Anna-Maria von Bonsdorff, PhD, Chief Curator, Finnish National Gallery / Ateneum Art Museum
Also published in Anne-Maria Pennonen and Hanne Selkokari (eds.), Silent Beauty – Nordic and East Asian Interaction. Ateneum Publications Vol. 117. Helsinki: Finnish National Gallery / Ateneum Art Museum. Transl. Don McCracken
Many of the most significant transformations in European art between the 1870s and the First World War occurred in the field of landscape painting. Although landscape painting as a genre was initially a relatively small part of the visual arts field, it offered opportunities for improvisation and self-expression, and a deeper relationship with nature as an artist, writer or traveller. Landscapes were associated with poetry, purification and heightened emotional states. Many artists eschewed the materialistic view of an industrialising Europe, and instead sought an understanding of landscape painting and a deployment of colour within it that would evoke parallels with more intangible forms of expression, such as music and spiritual life. In the era of Symbolist art in the 1890s, an image of the world based on sensory perception encountered an image fuelled by the imagination. New styles and compositions replaced the objectivity of plein air landscapes; there was no differentiation between the way the foreground and background was treated, and the traditional concept of perspective was broken.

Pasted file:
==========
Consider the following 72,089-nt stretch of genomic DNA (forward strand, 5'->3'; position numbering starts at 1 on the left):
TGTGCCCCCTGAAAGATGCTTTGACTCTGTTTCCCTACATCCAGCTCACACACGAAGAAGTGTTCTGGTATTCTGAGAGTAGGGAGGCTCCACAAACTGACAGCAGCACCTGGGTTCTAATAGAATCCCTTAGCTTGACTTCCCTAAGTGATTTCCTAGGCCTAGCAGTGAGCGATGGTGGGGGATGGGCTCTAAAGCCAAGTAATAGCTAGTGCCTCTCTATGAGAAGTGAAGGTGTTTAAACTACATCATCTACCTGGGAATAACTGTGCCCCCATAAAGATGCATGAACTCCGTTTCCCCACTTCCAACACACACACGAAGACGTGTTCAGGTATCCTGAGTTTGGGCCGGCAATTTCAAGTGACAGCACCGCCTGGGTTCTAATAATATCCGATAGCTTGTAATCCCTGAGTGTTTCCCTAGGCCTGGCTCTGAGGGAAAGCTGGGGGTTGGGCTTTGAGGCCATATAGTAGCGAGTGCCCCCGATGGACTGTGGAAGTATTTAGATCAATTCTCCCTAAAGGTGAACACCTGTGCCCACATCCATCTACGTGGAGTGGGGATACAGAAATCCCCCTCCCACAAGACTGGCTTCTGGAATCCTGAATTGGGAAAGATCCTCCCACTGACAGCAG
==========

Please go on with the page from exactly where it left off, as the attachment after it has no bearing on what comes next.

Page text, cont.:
Nordic artists’ ways of portraying the landscape changed radically at the end of the 19th century. One of the major reasons for this was a growing familiarity with Japanese and Chinese art and its visual culture. Characteristics of Japonisme began to appear in Nordic landscape art from the late 1870s. From an international perspective, this was already the second wave. Nordic artists’ perception of the landscape expanded and focused on new kinds of subject matter. Gabriel P. Weisberg summarised the new visual features of European art when he said that they came from Japanese imagery that featured numerous references to Mount Fuji, rugged beach cliffs, dense lines of trees and the rhythmic formation of waves.
 Richard Thomson. ‘In to the Mystic’, in Frances Fowle (ed.), Van Gogh to Kandinsky. Symbolist Landscape in Europe 1880–1910. Brussels: National Galleries of Scotland, Van Gogh Museum, Ateneum Art Museum & Mercatorfonds, 2012, (151−77), 151; Rodolphe Rapetti. ‘Introduction. Landscapes and Symbols’, in Frances Fowle (ed.), Van Gogh to Kandinsky. Symbolist Landscape in Europe 1880–1910. Brussels: National Galleries of Scotland, Van Gogh Museum, Ateneum Art Museum & Mercatorfonds, 2012, (15−38), 15.
 Europeans did not necessarily distinguish between Japanese and Chinese ceramics and art. Gabriel P. Weisberg. ‘Rethinking Japonisme: The Popularization of a Taste’, in Gabriel P. Weisberg et al. (eds.), The Orient Expressed: Japan’s Influence on Western Art, 1854–1918. Jackson: Mississippi Museum of Art, 2011, (17−75), 17−19, 33; Anna Tuovinen [Kortelainen]. ‘Japanismia à la française’, in Anna Tuovinen (ed.), Japanismi Suomen vuosisadan vaihteen taiteessa. Turun taidemuseon julkaisuja 2/94. Turku: Turun taidemuseo, 1994, (6−21), 10−12.
 For new visual tropes in Japanese art, see Gabriel P. Weisberg. ‘The Japonisme Phenomenon’, in Gabriel Weisberg, Anna-Maria von Bonsdorff & Hanne Selkokari (eds.), Japanomania in the Nordic Countries 1875−1918. Helsinki: Ateneum Art Museum, Finnish National Gallery & Mercatorfonds, 2016, (14−37), 27−31.
Featured image: Anitra Lucander, Stony Moor, 1957, oil on canvas, 41.5cm × 54.5cm
Ester and Jalo Sihtola Fine Arts Foundation Donation, Finnish National Gallery / Ateneum Art Museum
Photo: Finnish National Gallery / Hannu Pakarinen
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